Guilt and shame can be connected in a variety of ways. This is exemplified by the German TV movie “Die Konferenz” (2004), which in the tradition of the classic American jury drama “12 Angry Men” (1957) has a conference of teachers deciding on the fate of a young man accused of raping a female student. The memorable plot and excellent acting in “Die Konferenz” further our understanding of the complexities involved in trying to find “truth” and “justice”.


Elissa Mailänder, Sciences Po Paris, Center of History

Performative Transgressions in Armed Conflict: Epistemological Challenges of Trophy Selfies


Images immortalized by soldiers have become a tangible social phenomenon and mass medium since the invention of the camera. Trophy selfies, as I have named them, reveal the multifaceted sides of war, from intimate perspectives of excessive violence to peer group dynamics and beyond. Considered within their specific historical, geographical, and political contexts, so-called vernacular photography renders the lived experiences of war a concrete phenomenon. Yet, the social biographies of wartime images evolve through consistent negotiation and recoding. Hereby, they assume new meanings within distinct frameworks. Probing the interstices between trophy selfies and official wartime photographs challenges the events captured in these images by interrogating the legacies of military masculinities, memory, and post-war societies. In my talk I will explore the ways in which such seemingly superficial tokens of war can harbor historical significance.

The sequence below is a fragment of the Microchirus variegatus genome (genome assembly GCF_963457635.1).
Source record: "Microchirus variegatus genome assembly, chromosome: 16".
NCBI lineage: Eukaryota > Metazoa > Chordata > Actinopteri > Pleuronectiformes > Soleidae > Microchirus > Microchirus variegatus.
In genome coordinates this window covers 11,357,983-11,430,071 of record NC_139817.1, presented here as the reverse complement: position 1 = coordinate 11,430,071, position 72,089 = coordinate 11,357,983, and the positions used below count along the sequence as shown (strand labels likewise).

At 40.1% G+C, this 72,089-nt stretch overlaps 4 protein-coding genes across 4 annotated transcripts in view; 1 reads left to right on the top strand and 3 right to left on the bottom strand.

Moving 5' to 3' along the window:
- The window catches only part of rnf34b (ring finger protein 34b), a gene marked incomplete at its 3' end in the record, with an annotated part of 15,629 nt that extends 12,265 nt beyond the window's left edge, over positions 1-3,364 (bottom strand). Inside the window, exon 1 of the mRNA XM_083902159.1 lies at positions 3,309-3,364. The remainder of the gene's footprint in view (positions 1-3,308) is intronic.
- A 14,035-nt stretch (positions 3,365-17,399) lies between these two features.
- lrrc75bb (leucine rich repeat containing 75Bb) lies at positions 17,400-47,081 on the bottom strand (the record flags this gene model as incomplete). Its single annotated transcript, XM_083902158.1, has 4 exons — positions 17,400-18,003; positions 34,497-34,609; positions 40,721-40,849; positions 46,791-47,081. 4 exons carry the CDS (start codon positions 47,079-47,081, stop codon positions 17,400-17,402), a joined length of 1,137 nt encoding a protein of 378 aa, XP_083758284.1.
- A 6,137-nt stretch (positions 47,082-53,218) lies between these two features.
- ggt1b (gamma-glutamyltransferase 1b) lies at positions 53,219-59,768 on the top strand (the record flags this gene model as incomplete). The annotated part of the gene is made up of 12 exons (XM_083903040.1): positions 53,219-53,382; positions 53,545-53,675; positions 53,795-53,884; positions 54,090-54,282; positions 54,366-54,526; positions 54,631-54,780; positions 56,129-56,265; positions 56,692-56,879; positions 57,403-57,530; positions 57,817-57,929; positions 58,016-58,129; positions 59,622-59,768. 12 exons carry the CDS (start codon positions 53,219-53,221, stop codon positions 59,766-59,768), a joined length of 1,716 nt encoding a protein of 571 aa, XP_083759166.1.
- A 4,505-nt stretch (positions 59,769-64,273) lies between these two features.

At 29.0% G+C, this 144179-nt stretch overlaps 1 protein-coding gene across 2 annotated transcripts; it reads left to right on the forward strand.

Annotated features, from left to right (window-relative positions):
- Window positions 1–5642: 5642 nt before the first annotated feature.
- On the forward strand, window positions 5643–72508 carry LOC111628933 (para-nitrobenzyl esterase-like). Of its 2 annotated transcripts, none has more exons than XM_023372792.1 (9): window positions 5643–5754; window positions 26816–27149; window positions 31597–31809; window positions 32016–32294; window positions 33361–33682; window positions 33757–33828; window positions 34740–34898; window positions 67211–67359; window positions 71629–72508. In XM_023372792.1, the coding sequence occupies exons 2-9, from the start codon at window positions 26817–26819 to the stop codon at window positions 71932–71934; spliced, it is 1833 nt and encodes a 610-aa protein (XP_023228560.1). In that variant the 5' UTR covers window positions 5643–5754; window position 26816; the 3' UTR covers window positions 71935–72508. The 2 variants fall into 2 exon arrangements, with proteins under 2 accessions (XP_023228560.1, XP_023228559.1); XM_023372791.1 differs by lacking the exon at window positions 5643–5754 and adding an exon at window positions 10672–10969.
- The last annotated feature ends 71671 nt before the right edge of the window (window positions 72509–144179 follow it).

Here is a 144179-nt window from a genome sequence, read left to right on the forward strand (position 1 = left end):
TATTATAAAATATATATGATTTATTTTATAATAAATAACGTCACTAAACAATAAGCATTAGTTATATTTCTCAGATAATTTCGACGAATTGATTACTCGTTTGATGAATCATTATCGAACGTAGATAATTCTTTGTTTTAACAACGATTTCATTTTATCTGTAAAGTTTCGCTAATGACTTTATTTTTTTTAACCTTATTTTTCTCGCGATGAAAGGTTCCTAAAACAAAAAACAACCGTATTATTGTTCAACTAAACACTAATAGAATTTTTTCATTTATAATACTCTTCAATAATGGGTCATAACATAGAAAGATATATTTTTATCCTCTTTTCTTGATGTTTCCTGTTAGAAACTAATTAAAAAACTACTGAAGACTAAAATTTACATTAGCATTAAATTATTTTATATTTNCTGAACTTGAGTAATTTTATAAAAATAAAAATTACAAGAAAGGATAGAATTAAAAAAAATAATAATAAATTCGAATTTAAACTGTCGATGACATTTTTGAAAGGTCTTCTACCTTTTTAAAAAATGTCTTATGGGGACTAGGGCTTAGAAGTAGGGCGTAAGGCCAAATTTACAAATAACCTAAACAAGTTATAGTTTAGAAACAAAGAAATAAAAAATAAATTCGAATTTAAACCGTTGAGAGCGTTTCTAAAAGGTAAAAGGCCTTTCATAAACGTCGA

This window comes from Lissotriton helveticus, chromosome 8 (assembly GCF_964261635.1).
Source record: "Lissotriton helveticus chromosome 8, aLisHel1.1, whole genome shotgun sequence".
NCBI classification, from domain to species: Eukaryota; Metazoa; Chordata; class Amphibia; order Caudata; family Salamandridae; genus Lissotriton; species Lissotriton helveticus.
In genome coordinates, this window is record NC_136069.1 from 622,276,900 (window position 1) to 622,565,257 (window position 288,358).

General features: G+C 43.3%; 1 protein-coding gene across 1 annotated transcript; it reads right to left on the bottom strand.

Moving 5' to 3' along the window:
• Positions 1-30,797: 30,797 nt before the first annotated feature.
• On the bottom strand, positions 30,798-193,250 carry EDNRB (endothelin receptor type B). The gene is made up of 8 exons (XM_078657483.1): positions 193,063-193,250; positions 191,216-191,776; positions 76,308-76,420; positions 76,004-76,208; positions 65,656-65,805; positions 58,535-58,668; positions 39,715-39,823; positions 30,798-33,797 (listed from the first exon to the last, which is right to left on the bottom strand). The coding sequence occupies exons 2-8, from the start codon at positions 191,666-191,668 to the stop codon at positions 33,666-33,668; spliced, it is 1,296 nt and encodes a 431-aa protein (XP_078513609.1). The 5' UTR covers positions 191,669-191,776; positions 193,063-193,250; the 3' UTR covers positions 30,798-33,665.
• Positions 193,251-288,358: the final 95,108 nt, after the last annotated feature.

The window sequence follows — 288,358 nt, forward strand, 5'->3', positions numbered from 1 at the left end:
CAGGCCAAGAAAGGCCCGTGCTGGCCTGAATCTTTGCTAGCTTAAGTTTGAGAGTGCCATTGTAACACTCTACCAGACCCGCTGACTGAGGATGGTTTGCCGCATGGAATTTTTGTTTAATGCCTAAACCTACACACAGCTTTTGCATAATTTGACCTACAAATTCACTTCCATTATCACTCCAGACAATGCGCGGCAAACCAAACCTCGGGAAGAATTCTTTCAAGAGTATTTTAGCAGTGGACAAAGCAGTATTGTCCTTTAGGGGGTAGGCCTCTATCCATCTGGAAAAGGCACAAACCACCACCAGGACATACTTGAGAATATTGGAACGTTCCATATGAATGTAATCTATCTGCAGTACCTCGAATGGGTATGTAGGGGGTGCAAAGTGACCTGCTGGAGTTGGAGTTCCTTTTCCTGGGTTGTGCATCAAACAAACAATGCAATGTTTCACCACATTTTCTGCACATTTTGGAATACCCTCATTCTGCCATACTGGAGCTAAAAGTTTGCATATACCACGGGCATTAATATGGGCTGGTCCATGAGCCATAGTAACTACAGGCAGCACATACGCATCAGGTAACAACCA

Bettina Mathes, Granada, Andalusia

Shame and the Limits of Gender Studies